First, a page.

A day after it took control of the Gaza Strip’s largest hospital, the Israeli military on Thursday afternoon was still searching the site that Israel has said concealed a secret Hamas base, and to bolster its case offered video of more weapons it said it had found there and what it described as a tunnel entrance.
The images presented by Israel from the hospital, Al-Shifa, in Gaza City, could not be independently verified, and still have not proven the existence of the sprawling Hamas operation that it said the hospital concealed.
But Israeli officials said the search was bound to be slow, citing the physical difficulties and the risks. They added that Hamas had plenty of warning that Israeli forces were coming and time to remove evidence. In an apparent attempt to rebuff skepticism of the evidence released thus far, Rear Adm. Daniel Hagari, the chief spokesman for the Israeli military, said Thursday evening at a news briefing that troops were searching the hospitals, building by building, sometimes while under fire.
“This is a complex activity that needs time in order to most importantly ensure our forces’ security, and then operational success,” he said. “In Shifa, Rantisi, Al-Quds and other hospitals, we are finding Hamas activity aboveground and underneath it. This is no coincidence — this is Hamas’s method.”
Since invading Gaza 20 days ago, Israel has presented Al-Shifa as one of its primary targets, saying it sits atop a network of subterranean fortifications installed by Hamas, the armed Palestinian group that controlled the entire territory until the invasion began. Hamas and the hospital leadership have denied the accusations.
The claim that Hamas operated from within the sprawling hospital complex has been central to Israel’s defense of the death toll caused by its military campaign in Gaza, which has killed more than 11,000 people, according to Gazan health officials. Israeli officials say that the extreme loss of life has been caused in part by Hamas’s decision to hide its military fortifications and command centers inside civilian infrastructure like Al-Shifa.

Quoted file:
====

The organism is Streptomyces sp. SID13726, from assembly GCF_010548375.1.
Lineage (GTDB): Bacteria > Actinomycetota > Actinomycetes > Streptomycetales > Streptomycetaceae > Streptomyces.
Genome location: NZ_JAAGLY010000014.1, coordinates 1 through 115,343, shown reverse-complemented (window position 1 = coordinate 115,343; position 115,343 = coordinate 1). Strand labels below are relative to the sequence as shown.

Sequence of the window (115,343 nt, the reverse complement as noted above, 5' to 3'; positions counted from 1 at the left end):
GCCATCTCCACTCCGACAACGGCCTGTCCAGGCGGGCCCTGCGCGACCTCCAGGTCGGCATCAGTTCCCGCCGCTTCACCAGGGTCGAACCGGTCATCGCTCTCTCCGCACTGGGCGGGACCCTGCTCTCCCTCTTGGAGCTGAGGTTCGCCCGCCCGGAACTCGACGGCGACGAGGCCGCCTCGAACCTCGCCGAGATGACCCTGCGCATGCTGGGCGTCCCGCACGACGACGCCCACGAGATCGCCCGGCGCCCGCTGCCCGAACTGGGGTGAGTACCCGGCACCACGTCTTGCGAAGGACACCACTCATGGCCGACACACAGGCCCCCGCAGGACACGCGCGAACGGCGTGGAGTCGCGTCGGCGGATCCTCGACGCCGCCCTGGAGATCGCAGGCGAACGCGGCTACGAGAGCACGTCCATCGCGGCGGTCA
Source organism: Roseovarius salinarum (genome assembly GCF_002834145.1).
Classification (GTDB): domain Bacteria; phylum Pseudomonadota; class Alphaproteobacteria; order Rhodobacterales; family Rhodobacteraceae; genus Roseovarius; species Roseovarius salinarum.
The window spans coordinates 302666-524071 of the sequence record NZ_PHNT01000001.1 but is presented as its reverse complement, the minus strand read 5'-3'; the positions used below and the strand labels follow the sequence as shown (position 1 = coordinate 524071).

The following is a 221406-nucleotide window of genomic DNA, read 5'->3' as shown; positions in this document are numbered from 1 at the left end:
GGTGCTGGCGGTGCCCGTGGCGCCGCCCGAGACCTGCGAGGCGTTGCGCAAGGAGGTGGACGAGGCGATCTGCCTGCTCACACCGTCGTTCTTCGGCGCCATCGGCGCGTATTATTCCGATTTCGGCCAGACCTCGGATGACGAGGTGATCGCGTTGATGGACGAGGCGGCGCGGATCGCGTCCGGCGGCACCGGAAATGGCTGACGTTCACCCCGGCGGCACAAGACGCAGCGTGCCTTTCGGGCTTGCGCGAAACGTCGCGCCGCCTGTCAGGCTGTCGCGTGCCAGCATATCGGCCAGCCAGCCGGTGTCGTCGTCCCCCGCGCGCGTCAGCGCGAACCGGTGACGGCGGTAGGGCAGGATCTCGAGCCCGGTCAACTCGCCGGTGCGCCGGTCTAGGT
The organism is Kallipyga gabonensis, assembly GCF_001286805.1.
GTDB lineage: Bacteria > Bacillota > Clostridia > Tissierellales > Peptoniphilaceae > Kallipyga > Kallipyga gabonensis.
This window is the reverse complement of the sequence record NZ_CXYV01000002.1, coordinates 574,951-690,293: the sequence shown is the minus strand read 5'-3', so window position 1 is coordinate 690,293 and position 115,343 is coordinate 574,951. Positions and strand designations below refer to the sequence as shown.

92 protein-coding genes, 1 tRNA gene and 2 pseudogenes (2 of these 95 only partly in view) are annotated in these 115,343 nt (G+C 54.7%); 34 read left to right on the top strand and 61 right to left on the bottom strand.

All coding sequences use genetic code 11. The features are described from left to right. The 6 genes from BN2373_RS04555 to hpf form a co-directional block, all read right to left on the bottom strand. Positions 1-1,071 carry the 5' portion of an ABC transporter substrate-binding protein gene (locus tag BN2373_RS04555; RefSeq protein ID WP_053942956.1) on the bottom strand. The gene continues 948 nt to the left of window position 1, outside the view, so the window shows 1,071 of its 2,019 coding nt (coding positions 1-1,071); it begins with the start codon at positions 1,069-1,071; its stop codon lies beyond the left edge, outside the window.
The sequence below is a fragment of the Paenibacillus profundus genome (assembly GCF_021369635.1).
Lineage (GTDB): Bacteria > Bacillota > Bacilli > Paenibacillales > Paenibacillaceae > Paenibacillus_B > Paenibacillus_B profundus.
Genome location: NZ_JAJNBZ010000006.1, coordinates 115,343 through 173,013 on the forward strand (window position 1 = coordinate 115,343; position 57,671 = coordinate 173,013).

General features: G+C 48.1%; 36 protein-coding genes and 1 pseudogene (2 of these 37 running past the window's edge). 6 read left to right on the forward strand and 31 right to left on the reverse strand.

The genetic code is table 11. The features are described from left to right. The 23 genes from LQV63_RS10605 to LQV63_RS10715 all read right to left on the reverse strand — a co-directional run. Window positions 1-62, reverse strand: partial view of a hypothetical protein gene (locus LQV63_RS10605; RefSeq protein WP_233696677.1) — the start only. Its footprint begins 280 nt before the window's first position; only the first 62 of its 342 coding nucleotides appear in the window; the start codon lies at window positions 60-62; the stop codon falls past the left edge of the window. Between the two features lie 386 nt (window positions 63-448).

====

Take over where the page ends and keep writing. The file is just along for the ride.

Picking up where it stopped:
One of the videos released on Thursday by the Israeli military showed a white pickup truck on the hospital grounds and, laid out on the ground near it, the arsenal the narrator said had been its contents: automatic rifles, rocket-propelled grenades, ammunition magazines, hand grenades and other gear.
Another video shows excavated earth and a doorway into an underground passage, which The New York Times has confirmed is at the northern perimeter of the sprawling hospital complex. Israeli forces appear to have destroyed a small structure and dug up an extensive area to uncover the opening, an analysis of satellite imagery and video shows.
On Wednesday, the military released video showing about a dozen guns, a grenade, protective vests and military uniforms that it said soldiers had found within an M.R.I. unit at the hospital.
At a news conference in Beirut, Lebanon, on Thursday, Osama Hamdan, a Hamas spokesman, called that video “a weak and ridiculous narration.” Mr. Hamdan accused Israel of planting the weaponry to show a militant presence at the hospital.
Israel’s ability to prove its claim could determine whether its foreign allies continue to support its military response to Hamas’s Oct. 7 attack on Israel. White House officials have said they believe, based on intelligence gathered independently of Israeli sources, that Hamas used the hospital as a base.
Israel received broad international support after the Hamas-led raid killed roughly 1,200 people, most of them civilians, according to Israeli officials. But as the Israeli counterattack has dragged on, devastating much of Gaza, there have been signs that allies were beginning to take a more nuanced position.
The United Nations Security Council called on Wednesday for immediate, dayslong pauses in the fighting to allow more aid to reach civilians. The United States — a key ally that often vetoes U.N. statements critical of Israel — abstained from voting on the resolution, allowing it to pass.
“The occupation resorted to this farce to cover up the fall of its alleged story,” he added.
He said Israeli troops had “terrorized the patients and detained them in a barbaric manner,” and accused them of “destroying the medicine warehouse and disabling the M.R.I. machine.”
On Oct. 27, the day that its forces invaded Gaza, the Israeli military published a map of the site that suggested Hamas was operating four underground complexes beneath the hospital’s internal medicine department, its chest and dialysis department, its M.R.I. department and a rest area at its western edge. The map also suggested that Hamas ran a command center at or near the hospital’s outpatient clinic.
The army has not yet presented evidence publicly that any of those five sites exist. It did say in a statement that soldiers had found an aboveground command center in the M.R.I. unit, without providing further evidence. Hamas dismissed the assertion as “a fabricated story that no one would believe.”
A spokesman for the Israeli military, Maj. Nir Dinar, said that Israel needed more time to find and present evidence.
“It takes time because Hamas knew we were coming, and they’ve tried to hide evidence of their war crimes,” Major Dinar said. “They’ve messed up the scene, they’ve brought in sand to cover some of the floors, and they’ve created double walls.”
Hwaida Saad, Aric Toler and Malachy Browne contributed reporting.